Objectives: To compare the operative time and presence of air voids on Class II restorations fabricated by dental practitioners with 1 to 5 years of experience using incremental and bulk-filling techniques.
Schlagwörter: composite resins, computed tomography, dental materials, dental restoration, filling materials, operative dentistry
Method and materials: Four techniques were evaluated: incremental, bulk-filling, bulk-filling with heated composite, and snowplow technique. Standardized mandibular first molars with a MOD (mesial, occlusal, and distal) cavity were used. Voluntary operators made two restorations using each technique and the time required for each restoration was recorded. The restorations were scanned by micro-computed tomography to calculate the volume of the restoration occupied by air voids. The “operative time” and “volume of air voids” were analyzed individually by two-way ANOVA and Tukey HSD post hoc (α = .05) for the factors operator and insertion technique. A correlation between “operative time” and “volume of air voids” was evaluated using Pearson coefficient (α = .05).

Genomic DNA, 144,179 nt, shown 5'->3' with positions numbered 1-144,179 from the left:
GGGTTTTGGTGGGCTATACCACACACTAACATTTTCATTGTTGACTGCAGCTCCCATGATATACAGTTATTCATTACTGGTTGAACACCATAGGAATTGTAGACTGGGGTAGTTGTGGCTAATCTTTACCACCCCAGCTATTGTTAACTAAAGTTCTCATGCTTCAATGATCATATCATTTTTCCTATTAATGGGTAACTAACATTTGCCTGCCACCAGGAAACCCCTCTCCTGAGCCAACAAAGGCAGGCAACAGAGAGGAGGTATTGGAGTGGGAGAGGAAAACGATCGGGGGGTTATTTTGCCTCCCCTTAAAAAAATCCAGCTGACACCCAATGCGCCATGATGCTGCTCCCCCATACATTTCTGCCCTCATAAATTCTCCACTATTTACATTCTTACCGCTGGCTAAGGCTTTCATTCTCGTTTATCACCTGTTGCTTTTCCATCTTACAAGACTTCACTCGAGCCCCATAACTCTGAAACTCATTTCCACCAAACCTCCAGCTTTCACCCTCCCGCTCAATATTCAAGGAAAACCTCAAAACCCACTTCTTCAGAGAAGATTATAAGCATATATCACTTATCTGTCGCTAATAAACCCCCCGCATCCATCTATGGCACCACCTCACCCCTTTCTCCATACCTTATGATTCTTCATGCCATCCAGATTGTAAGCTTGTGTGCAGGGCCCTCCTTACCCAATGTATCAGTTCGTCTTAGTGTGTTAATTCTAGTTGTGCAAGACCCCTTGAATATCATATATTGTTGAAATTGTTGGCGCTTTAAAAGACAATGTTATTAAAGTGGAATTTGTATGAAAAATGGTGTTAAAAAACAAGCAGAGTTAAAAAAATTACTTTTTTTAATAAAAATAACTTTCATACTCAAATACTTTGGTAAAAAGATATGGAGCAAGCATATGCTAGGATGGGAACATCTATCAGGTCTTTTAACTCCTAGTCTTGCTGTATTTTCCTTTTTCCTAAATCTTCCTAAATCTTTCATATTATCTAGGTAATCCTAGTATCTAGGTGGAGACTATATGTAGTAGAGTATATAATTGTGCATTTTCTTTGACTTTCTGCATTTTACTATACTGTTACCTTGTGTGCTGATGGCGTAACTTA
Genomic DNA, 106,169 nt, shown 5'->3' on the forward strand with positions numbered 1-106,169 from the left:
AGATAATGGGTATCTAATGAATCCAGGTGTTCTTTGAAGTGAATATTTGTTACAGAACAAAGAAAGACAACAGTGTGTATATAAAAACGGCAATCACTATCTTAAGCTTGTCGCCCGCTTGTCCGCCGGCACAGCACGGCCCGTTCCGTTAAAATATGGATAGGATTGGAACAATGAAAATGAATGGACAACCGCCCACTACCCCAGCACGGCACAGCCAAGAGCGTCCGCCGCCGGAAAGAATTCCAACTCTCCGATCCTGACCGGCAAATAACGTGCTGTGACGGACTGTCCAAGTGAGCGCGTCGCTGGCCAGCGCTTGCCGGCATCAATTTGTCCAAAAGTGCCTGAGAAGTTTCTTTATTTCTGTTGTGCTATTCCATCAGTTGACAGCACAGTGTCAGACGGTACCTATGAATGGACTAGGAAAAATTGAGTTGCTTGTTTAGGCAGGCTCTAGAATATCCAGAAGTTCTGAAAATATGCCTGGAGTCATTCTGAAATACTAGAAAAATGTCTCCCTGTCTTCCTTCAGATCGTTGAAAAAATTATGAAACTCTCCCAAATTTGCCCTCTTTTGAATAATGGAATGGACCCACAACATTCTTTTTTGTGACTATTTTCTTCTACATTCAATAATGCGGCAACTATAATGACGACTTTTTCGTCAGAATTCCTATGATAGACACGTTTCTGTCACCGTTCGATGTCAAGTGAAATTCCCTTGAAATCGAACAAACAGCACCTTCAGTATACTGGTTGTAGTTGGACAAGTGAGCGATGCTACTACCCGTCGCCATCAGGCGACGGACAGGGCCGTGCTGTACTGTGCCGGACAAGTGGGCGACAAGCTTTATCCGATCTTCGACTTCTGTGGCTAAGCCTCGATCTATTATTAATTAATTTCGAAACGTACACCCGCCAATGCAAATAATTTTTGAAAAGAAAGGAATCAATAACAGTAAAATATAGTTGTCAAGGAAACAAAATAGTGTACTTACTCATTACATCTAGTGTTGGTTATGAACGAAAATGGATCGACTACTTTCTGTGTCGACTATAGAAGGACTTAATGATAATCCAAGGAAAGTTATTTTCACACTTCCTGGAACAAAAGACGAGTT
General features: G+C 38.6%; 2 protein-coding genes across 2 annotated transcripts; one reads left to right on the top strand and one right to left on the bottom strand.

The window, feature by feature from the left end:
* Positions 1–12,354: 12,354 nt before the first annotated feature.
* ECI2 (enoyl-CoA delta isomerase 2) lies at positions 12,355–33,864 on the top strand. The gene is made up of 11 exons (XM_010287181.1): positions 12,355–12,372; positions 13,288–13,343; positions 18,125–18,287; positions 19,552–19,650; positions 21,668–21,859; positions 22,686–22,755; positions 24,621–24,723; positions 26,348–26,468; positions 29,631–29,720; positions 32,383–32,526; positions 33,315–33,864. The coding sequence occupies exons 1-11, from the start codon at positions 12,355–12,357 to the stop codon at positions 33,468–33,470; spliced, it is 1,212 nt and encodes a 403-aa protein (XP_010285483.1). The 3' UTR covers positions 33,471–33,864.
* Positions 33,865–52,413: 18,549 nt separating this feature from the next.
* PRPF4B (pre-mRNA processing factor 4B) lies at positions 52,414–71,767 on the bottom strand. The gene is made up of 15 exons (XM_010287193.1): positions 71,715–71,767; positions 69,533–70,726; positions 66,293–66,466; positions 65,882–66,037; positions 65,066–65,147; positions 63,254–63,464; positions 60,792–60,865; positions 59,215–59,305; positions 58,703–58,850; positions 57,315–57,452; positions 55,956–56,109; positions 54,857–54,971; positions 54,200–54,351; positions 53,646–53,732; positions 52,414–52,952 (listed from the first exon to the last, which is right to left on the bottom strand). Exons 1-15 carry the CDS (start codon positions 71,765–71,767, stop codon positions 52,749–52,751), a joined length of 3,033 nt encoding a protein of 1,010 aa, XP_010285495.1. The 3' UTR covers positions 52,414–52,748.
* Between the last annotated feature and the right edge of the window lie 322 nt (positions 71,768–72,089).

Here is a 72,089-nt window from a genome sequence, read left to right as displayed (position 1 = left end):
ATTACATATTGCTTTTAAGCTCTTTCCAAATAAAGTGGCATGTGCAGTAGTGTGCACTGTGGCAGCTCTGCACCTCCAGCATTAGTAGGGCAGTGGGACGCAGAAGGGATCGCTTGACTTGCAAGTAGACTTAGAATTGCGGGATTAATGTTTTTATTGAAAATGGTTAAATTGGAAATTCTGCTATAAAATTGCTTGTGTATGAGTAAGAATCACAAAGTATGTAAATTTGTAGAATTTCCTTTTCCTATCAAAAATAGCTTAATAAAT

Results: The incremental technique required significantly longer time, yet no differences were observed between the bulk-filling techniques. There were no significant differences between techniques regarding the volume of air voids. A significant, but weak, and inverse linear correlation (P = .0059; r = −.29; r2 = 8.41%) was found between the operative time and volume of air voids.
Conclusion: There were no significant differences in the volume of air voids among the evaluated techniques, although bulk-filling techniques required a shorter operative time. Hence, implementing bulk-filling techniques by dental schools and restorative dental practitioners with different levels of expertise may reduce chair time and produce a volume of air voids similar to the incremental technique.